View All FIP Warriors

FIP Warrior:

Vishka Vila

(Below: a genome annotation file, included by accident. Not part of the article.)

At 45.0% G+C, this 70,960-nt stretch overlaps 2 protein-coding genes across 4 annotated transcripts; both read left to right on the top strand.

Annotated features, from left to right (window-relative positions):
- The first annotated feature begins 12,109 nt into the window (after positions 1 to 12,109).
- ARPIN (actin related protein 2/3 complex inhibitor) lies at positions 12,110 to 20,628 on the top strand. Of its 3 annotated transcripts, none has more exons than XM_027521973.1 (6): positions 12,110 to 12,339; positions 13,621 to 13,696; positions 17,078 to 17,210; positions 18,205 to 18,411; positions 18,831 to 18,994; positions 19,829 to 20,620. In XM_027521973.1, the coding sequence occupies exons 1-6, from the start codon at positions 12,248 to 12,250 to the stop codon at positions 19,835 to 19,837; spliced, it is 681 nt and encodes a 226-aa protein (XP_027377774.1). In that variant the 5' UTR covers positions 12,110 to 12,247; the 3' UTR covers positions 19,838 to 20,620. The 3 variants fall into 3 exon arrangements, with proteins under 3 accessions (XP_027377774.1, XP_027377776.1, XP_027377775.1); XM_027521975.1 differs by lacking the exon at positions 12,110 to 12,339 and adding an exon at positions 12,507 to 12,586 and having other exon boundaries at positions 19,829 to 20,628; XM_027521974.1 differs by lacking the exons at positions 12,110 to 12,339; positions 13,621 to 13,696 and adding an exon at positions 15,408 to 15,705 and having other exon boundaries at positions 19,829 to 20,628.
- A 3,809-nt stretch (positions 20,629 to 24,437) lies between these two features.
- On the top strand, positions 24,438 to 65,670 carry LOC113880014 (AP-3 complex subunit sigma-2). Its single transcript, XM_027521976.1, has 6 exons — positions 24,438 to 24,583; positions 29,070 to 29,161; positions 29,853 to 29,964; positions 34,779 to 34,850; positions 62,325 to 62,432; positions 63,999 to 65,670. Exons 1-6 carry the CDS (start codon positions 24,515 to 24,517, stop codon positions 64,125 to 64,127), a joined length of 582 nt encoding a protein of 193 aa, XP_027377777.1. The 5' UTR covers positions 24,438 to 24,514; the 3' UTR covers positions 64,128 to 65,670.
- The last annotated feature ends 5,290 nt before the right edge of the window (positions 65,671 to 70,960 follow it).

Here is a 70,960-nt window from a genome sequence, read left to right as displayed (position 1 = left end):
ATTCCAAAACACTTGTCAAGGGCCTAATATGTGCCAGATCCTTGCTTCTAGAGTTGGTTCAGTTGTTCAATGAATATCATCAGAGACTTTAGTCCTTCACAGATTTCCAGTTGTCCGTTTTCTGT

(VISHKA VILA story - part 3/3:) On sunny days I would put Vishka in her blanket and carry her in my arms to a children's playground near our house. It's a quiet place with hardly anyone there, so she could peacefully explore. I helped her climb small trees, and she seemed to enjoy it. I carried her around like a baby, while I felt her life slipping through my fingers. I talked and sang to her. I took her on some small adventures: to sense some exciting plants, to feel cherry blossoms, a fountain, a lake in the park. To taste the snow, to climb a vine pergola, smell a stable, to sit on the back of a horse... Eventually, on the morning of the day of our appointment at the Faculty Clinic, Wednesday April 10, Vishka wouldn't drink water anymore. For the first time she did her business outside the litter box. When we came to the vet, she said they suspected dry FIP, and sent us to the Infectious Diseases Clinic for further treatment. So we went there, with no idea what to expect... There a vet suggested Vishka remained at the Clinic for a couple of days - for hydration, infusion and vitamin B - after which she should get better, even if temporarily. So I accepted. I was not allowed to visit Vishka during treatment; just get updates over the phone instead. When I called later the same day, they said Vishka was given antibiotics and corticosteroids. Then next day (Thursday), they called asking me to come Friday morning, to give them authorization to do brain puncture for a cerebrospinal fluid sample. They suspected dry FIP (60% chance), or maybe toxoplasmosis (20% chance), or some other disease (20% chance) - so they needed puncture to diagnose. I agreed to come, as I wanted to see Vishka as soon as possible, worried and scared for her life. I asked my friend to go with me for support. So next day, Friday April 12, we came to the clinic. When they brought Vishka and put her in front of us, we were shocked. In less than two days she had spent there, Vishka's neurological condition deteriorated severely. She looked as if there was no mussle in her body - a small flagging bulk of white fur, making sporadic feeble uncoordinated movements. Her flabby head was hanging down, trembling. I tried to look her in the eyes; I lifted her head, but there was an empty spiritless look on her face - her eyes yellow hollows - didn't seem quite conscious. I couldn't believe what her frail little body had turned into. Vishka was actually not there anymore. We broke into tears... The vet still tried to convince me to sign authorization for biopsy, although it was obvious Vishka wouldn't survive anesthesia. Neurological symptoms were too severe; there was no chance for recovery, so I opted for euthanasia. Vet gave us some time alone. I played Vishka her favorite song, and she strained her ears to listen. I held her small body in my arms; I buried my nose in her soft warm fur, memorizing her scent and hoping she recognized me, hoping she remembered. I hummed her lullaby for one last time - a song about Vis Fairy, a shiny star in heaven. I hope she heard me, I hope in those last moments she felt loved... Two weeks after Vishka's death, the three of us - my friend, his husky, and I - went back to Vis to investigate Vishka's origins. With some help of the locals, we found out that Vishka comes from a stray-cat family. We couldn't locate her parents, but we found her two siblings - a brother and a sister. Both of them grew much bigger than Vishka ever was; especially her brother, who looks healthy and strong. Vishka's sister doesn't seem as well, though, with traces of blood in her leaky eyes... The cats wouldn't let us approach them. We left them some food. Then we drove away, to our favorite Vis beaches, to collect some beautiful smooth white rocks. On a sunny hill high above the Vis bay, I found a secluded spot with great views toward Vis town. We carried our heavy rocks up the hill, and built Vishka a memorial - a miniature white pyramid. I planted a few small plants beside it. We took photos, we smiled and we cried... Now Vishka is free to fly wherever she wants, and I hope this can become one of her favourite spots. From high up in the sunshine, she can watch her family, her brother and sister roaming the streets of Vis, depending on the kindness of strangers... And from the town down below, if you watch carefully, you will notice a sharp white spot on the hill above. It is Vis Fairy, shining her bright light... feeling, sensing, listening, guarding her Bay... My dear Vishka, please forgive me, I did what I could. I still look for you. I see you in a floating snowflake, in foam on sea waves, in every fleeting moment of beauty. Temporal, therefore precious. So long, my White Fairy! I will always love you. Yours forever, Lovorka